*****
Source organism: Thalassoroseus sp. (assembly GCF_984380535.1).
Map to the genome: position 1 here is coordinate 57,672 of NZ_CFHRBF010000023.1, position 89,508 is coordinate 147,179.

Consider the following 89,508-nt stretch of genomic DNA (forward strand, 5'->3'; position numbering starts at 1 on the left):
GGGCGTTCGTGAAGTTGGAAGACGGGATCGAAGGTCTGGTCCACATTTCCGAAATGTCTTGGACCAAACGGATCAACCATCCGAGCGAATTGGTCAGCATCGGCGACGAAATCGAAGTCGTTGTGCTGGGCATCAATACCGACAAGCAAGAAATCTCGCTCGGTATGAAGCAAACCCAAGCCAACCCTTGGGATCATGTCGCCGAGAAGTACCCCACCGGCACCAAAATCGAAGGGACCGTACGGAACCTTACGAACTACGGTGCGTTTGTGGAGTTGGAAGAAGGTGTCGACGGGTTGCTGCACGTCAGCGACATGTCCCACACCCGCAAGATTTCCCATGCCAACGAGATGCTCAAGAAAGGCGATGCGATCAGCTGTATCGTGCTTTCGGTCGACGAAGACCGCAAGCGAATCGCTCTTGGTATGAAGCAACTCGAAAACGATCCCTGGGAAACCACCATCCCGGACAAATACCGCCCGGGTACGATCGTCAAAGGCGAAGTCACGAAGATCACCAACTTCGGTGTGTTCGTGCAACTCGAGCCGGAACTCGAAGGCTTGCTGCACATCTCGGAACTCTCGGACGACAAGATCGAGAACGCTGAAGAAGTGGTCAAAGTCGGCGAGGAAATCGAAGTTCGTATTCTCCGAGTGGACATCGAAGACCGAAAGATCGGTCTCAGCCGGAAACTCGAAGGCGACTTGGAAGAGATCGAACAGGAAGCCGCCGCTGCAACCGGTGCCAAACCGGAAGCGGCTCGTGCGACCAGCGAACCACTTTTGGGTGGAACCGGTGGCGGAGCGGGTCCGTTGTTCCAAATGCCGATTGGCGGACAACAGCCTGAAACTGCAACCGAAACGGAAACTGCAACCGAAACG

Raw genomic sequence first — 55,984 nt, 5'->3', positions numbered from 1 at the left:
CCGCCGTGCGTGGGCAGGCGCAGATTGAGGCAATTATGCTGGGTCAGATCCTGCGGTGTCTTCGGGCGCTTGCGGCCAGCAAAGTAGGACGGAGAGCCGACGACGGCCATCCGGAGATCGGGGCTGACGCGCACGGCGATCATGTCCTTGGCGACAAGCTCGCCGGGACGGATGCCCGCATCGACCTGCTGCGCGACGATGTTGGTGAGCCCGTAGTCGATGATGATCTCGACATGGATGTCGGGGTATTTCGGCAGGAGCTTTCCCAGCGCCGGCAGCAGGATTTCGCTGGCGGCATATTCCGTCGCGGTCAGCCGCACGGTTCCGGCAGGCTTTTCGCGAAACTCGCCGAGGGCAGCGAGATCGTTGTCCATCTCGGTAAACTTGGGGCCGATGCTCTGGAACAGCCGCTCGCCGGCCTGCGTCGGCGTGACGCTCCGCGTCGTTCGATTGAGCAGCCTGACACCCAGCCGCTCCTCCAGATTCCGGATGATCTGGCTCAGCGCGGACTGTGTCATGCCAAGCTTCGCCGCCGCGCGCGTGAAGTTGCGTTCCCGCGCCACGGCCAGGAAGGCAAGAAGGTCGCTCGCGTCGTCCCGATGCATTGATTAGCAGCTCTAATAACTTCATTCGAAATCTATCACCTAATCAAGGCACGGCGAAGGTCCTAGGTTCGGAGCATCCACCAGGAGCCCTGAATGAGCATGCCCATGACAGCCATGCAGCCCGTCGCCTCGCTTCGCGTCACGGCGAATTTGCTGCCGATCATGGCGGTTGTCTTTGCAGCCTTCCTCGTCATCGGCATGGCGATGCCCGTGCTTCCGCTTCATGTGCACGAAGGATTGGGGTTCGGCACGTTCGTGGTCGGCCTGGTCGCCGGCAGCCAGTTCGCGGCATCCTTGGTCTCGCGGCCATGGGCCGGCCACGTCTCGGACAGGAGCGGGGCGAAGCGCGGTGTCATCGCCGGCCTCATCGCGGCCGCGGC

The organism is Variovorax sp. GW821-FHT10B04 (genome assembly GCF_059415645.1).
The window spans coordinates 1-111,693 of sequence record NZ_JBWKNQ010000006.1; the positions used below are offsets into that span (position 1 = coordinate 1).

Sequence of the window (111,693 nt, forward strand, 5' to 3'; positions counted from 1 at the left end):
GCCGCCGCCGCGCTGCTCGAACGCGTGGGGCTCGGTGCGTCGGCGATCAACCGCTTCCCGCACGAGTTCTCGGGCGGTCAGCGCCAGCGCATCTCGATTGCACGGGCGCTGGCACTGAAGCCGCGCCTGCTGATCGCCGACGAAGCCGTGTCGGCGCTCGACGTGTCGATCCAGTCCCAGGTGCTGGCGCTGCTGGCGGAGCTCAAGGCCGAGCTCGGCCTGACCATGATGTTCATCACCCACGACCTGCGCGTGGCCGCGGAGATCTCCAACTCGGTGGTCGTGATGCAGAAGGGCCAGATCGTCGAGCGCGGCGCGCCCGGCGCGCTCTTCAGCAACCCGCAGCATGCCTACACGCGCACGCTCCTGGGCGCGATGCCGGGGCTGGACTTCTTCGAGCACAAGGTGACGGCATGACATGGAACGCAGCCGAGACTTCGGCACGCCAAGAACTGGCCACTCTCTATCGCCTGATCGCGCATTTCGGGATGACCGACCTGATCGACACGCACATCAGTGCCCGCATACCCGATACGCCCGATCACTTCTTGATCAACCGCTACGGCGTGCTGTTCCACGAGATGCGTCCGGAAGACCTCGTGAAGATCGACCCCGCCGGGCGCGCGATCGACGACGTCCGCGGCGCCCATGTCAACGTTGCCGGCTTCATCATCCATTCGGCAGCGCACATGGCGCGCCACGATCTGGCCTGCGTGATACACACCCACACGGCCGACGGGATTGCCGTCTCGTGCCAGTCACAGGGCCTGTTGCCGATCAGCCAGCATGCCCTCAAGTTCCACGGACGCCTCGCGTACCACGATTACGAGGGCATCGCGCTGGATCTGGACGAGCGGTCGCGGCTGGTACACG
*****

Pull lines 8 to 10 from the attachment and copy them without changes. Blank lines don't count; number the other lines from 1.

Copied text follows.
The window spans coordinates 1-111,693 of sequence record NZ_JBWKNQ010000006.1; the positions used below are offsets into that span (position 1 = coordinate 1).

Sequence of the window (111,693 nt, forward strand, 5' to 3'; positions counted from 1 at the left end):
GCCGCCGCCGCGCTGCTCGAACGCGTGGGGCTCGGTGCGTCGGCGATCAACCGCTTCCCGCACGAGTTCTCGGGCGGTCAGCGCCAGCGCATCTCGATTGCACGGGCGCTGGCACTGAAGCCGCGCCTGCTGATCGCCGACGAAGCCGTGTCGGCGCTCGACGTGTCGATCCAGTCCCAGGTGCTGGCGCTGCTGGCGGAGCTCAAGGCCGAGCTCGGCCTGACCATGATGTTCATCACCCACGACCTGCGCGTGGCCGCGGAGATCTCCAACTCGGTGGTCGTGATGCAGAAGGGCCAGATCGTCGAGCGCGGCGCGCCCGGCGCGCTCTTCAGCAACCCGCAGCATGCCTACACGCGCACGCTCCTGGGCGCGATGCCGGGGCTGGACTTCTTCGAGCACAAGGTGACGGCATGACATGGAACGCAGCCGAGACTTCGGCACGCCAAGAACTGGCCACTCTCTATCGCCTGATCGCGCATTTCGGGATGACCGACCTGATCGACACGCACATCAGTGCCCGCATACCCGATACGCCCGATCACTTCTTGATCAACCGCTACGGCGTGCTGTTCCACGAGATGCGTCCGGAAGACCTCGTGAAGATCGACCCCGCCGGGCGCGCGATCGACGACGTCCGCGGCGCCCATGTCAACGTTGCCGGCTTCATCATCCATTCGGCAGCGCACATGGCGCGCCACGATCTGGCCTGCGTGATACACACCCACACGGCCGACGGGATTGCCGTCTCGTGCCAGTCACAGGGCCTGTTGCCGATCAGCCAGCATGCCCTCAAGTTCCACGGACGCCTCGCGTACCACGATTACGAGGGCATCGCGCTGGATCTGGACGAGCGGTCGCGGCTGGTACACG